American Village Fieldtrip Review
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I lived in Alabama for years, about an hour north of American Village, and actually drove by it countless times on my way to my brother’s college basketball games. I spent time there at my cousin’s wedding, at which time I discovered the breathless beauty of the grounds. But I never ventured there to actually learn what it was about.
That all changed when I visited with another homeschool mom over the summer, during one of American Village’s open visit days. The price was right, costing around $5 per person to get in, and we ended up having the place to ourselves, which is a homeschooler’s dream fieldtrip.
I will admit that I had actually avoided going to American Village because I assumed that since it was a recreation of America during the Revolutionary War era, that there would doubtless be the same old African slave narrative that you typically get at pre-civil war reenactment sites. But I was wrong and was absolutely, pleasantly surprised at the wonderful, memorable experience that our kids enjoyed over the course of several hours on a sweltering July day in Alabama.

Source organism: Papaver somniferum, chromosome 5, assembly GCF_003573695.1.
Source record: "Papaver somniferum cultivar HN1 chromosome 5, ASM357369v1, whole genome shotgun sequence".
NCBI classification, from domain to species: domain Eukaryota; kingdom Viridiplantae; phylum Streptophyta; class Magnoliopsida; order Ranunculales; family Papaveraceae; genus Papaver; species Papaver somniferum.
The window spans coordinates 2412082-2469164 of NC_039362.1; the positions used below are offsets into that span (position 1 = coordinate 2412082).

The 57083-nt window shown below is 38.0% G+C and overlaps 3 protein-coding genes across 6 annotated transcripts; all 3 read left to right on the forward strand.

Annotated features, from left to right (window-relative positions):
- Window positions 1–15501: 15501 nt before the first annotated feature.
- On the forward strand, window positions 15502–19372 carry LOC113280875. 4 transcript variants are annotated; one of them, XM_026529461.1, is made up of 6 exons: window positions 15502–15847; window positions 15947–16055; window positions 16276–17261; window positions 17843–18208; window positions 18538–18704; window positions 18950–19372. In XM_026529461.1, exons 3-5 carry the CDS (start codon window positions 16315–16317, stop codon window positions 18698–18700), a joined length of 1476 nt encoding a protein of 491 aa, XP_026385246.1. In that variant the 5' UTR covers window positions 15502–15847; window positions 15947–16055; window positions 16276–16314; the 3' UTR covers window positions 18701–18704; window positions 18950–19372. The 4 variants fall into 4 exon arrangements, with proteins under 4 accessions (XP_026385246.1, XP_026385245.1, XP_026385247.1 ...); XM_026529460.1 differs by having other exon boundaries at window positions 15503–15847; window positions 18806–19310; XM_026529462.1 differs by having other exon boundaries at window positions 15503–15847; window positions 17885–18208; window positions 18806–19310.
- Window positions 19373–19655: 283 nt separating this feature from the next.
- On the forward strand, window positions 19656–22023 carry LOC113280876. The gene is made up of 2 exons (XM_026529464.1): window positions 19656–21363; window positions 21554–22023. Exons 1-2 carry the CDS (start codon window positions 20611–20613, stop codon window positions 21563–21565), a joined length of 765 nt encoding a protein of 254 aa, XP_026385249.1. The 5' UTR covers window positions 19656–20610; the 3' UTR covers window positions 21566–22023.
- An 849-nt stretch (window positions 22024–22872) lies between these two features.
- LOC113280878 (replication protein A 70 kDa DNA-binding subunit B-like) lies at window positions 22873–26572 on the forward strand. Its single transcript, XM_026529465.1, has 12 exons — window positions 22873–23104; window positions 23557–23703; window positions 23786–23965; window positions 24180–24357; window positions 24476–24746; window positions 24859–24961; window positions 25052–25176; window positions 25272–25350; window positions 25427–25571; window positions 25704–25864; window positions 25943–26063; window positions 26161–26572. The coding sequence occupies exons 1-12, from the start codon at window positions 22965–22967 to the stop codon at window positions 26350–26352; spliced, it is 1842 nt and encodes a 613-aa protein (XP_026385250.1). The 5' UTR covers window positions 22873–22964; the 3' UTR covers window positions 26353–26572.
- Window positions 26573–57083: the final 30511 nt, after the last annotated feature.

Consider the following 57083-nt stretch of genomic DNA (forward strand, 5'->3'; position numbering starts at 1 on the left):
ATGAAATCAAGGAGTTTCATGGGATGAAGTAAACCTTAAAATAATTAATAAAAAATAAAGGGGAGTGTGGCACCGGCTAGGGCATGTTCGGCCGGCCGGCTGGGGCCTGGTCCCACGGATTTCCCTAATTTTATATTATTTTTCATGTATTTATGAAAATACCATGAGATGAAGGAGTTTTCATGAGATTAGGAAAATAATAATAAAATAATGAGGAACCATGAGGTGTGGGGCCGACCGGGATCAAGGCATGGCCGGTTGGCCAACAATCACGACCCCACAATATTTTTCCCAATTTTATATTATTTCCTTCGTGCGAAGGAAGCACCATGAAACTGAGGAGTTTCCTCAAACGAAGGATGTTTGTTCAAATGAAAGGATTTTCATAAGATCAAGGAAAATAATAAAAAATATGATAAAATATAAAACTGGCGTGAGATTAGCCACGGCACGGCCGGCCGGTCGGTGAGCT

The Grounds and Buildings
ALL the buildings were frigidly air conditioned, so despite their old appearance, you won’t die of heat stroke on a 95 degree day. The grounds are simply….amazing. Meticulously manicured lawns with a forested backdrop and lake. No wonder they host so many weddings. All the buildings are in great condition. Bathrooms were clean. There is absolutely nothing wanting or lacking in the sheer beauty or cleanliness of American Village.
If you have strollers, there are paved paths where you can use your stroller to move from place to place but once you arrive at your building, you’ll need to carry your littles. The buildings are spread out so I recommend taking a stroller if you have a child who can’t handle the walking or who will need a nap. If you go in a group with mixed ages, I recommend you have someone available to let the littles run and play on the vast lawn while the older kids listen to presenters.